In January 2020, Ruby purchased a $100 annual membership for her football club. Her membership included a season pass to attend home games as well as discounted food and drink at club bars and restaurants. Due to the physical distancing restrictions put in place as a result of the COVID-19 pandemic, the 2020 season was cancelled after round two and club venues closed.

    The football club offers members a refund of $85. This takes into account that some membership benefits were used in the short season. Ruby chooses to donate her $85 refund back to her club to support them. She is unable to claim a tax deduction for this donation as her football club is not endorsed as a deductible gift recipient (DGR).

    End of example

     

    Example 2 – claiming partially refunded memberships as donations

    Gary donates his partially refunded membership to the ASF, which is a DGR, via his football club. The ASF gives Gary a receipt for the amount of his donation. He can claim this as an $85 tax deduction. Gary can nominate an ASF project that supports his football club as a preferred beneficiary. However, the ASF has absolute discretion as to how they allocate the donation, and they may choose to allocate it to a different ASF project.

    End of example

    Find out about:

    JobKeeper payment for religious institutions

    If you are a religious institution, you can qualify for JobKeeper Payment if you pay a minister of religion or a full-time member of a religious order who is not an employee to perform religious activities.

    Find out about:

    Charities – excluding government grants from JobKeeper turnover

    Charities (other than universities or schools) that are registered with the Australian Charities and Not-for-profits Commission (ACNC) can elect to exclude government grants from their JobKeeper turnover test.

    Government grants include consideration for supplies you make, received from:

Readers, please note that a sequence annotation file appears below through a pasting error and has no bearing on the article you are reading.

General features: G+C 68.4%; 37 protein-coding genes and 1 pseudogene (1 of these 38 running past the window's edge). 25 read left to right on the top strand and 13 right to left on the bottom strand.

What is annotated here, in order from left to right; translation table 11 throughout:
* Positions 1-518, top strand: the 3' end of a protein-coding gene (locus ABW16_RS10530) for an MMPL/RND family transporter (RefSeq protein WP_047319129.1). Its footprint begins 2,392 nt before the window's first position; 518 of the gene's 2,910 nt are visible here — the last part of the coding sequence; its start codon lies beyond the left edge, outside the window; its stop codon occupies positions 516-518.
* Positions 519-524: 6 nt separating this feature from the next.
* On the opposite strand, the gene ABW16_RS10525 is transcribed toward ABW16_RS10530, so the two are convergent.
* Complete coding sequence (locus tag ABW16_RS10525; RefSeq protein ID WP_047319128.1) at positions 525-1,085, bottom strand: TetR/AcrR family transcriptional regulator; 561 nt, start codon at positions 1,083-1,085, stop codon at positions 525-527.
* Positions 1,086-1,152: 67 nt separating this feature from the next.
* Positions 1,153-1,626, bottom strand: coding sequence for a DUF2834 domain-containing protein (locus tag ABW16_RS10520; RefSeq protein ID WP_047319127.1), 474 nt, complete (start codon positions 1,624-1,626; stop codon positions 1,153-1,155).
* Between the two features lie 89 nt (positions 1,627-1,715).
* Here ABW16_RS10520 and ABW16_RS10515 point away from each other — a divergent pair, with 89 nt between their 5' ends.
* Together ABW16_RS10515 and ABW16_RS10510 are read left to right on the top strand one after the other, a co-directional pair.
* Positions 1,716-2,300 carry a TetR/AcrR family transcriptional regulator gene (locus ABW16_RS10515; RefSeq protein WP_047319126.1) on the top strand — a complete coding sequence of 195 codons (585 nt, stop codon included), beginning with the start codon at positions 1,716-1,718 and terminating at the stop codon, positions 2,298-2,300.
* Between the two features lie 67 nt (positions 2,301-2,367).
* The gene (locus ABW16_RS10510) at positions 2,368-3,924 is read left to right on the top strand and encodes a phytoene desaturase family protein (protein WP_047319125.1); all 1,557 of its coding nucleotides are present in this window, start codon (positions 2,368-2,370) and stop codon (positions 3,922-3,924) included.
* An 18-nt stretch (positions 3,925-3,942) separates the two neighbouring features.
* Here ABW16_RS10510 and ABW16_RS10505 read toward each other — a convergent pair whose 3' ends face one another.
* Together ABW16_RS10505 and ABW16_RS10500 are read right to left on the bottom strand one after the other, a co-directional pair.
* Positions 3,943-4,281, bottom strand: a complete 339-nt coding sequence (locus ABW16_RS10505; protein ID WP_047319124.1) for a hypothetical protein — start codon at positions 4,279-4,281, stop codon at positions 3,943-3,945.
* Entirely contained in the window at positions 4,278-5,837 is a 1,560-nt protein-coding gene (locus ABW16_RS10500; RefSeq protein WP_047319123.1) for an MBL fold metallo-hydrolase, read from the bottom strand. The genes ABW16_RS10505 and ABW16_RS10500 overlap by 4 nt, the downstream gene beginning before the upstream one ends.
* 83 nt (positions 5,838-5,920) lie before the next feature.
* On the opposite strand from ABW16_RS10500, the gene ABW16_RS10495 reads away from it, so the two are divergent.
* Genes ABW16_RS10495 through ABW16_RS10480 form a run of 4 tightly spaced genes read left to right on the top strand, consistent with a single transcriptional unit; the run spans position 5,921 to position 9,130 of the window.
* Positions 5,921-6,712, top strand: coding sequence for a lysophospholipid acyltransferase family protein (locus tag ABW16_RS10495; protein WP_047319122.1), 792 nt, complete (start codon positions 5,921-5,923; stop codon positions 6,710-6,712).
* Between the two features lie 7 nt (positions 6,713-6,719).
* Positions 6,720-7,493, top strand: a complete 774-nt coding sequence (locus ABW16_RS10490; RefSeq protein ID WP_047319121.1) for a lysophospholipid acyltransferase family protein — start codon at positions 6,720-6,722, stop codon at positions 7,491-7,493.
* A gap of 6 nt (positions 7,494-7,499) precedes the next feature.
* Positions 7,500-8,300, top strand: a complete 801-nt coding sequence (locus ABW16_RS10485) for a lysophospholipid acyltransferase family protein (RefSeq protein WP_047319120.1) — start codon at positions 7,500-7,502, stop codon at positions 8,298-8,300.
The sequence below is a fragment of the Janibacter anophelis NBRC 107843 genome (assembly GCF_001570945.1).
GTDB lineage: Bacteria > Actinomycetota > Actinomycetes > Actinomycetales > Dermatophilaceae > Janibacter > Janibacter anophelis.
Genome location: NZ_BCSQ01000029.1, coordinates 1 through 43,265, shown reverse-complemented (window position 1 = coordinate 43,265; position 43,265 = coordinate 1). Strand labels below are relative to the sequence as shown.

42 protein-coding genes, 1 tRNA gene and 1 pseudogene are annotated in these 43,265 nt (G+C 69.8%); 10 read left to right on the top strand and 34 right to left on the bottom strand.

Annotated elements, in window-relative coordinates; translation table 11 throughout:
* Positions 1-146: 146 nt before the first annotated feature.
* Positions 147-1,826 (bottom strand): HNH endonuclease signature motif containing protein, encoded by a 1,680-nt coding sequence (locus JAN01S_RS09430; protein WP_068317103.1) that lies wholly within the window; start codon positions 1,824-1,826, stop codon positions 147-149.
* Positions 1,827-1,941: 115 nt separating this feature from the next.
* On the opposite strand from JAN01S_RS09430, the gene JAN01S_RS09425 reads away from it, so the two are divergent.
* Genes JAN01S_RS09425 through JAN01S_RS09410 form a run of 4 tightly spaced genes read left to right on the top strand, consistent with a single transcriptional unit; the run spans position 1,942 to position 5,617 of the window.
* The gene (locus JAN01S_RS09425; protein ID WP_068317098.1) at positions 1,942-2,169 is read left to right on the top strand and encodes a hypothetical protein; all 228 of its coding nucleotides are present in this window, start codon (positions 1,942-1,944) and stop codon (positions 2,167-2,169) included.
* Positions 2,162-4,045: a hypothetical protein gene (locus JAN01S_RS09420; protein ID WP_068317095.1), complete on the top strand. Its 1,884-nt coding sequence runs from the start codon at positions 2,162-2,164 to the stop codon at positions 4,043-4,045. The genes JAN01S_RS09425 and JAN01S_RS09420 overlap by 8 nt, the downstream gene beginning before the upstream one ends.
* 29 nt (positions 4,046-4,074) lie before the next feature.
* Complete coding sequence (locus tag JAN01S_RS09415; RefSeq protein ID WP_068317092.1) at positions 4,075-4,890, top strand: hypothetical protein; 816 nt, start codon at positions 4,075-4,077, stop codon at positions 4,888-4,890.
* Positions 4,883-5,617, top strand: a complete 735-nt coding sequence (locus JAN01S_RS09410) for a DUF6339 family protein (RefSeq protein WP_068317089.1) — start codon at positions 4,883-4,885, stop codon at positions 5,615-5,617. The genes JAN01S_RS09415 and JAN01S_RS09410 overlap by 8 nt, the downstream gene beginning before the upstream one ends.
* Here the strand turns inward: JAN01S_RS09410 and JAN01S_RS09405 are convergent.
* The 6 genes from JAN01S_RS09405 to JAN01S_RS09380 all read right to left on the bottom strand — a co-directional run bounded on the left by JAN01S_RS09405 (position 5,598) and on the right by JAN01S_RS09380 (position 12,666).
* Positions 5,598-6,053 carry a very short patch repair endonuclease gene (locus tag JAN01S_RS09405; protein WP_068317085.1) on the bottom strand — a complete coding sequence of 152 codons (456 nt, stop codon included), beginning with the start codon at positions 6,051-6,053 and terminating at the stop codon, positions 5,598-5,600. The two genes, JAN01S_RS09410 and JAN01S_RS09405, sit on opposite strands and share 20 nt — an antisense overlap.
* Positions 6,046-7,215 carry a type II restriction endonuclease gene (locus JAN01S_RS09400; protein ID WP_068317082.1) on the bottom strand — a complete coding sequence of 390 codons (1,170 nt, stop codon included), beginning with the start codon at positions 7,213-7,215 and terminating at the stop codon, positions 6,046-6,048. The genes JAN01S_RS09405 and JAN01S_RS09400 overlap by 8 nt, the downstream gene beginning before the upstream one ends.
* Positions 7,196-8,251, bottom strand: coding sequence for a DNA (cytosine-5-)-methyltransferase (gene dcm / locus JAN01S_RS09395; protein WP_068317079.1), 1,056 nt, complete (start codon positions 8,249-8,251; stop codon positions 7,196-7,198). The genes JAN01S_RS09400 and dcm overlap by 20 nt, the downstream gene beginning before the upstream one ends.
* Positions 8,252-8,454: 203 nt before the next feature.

• an Australian government agency
    • a local government body
    • the United Nations or its agency.

    Next step:

    See also:

    Amended guidelines for ancillary funds

    The guidelines for private and public ancillary funds have been amended to encourage increased distributions to deductible gift recipients (DGRs) as a result of COVID-19.

    Private and public ancillary funds that exceed their minimum distribution rate for 2019–20 and 2020–21, by a total of five percentage points or more, will have a lower minimum distribution rate in future years.

    To find out if you are eligible, see:

    See also:

    Australian disaster relief funds

    The COVID-19 pandemic was declared a disaster from 18 March 2020 for the purpose of tax-deductible donations to COVID-19 relief funds. Certain Australian disaster relief funds are able to receive tax-deductible donations from 18 March 2020.

    In order to receive tax-deductible donations, Australian disaster relief funds will need to:

    • be established for the relief of people affected by COVID-19
    • apply to the ATO for DGR endorsement as a disaster relief fund for the purpose of COVID-19
    • be registered as a charity with the Australian Charities and Not-for-profits Commission (ACNC).

    Donations will be tax-deductible when made within two years from 18 March 2020 (when the pandemic was announced).

    A separate disaster relief fund is required when a new disaster is declared. Funds established for bushfire relief purposes cannot be used for COVID-19 related relief.

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    JobKeeper turnover test for universities

    The JobKeeper turnover test for universities is met if your projected GST turnover for the test period falls short of your current GST turnover for the relevant comparison period by a specified percentage (either 30% or 50%).

    This test applies to Table A and Table B providers within the meaning of the Higher Education Support Act 2003.

    To apply the test there are five steps you need to follow:

    1. identify the turnover test period
    2. identify the relevant comparison period
    3. work out the relevant GST turnover
    4. determine which shortfall percentage applies
    5. determine if GST turnover has fallen by the specified shortfall percentage.

    Find out about:

    See also:

    Last modified: 06 Aug 2020QC 62682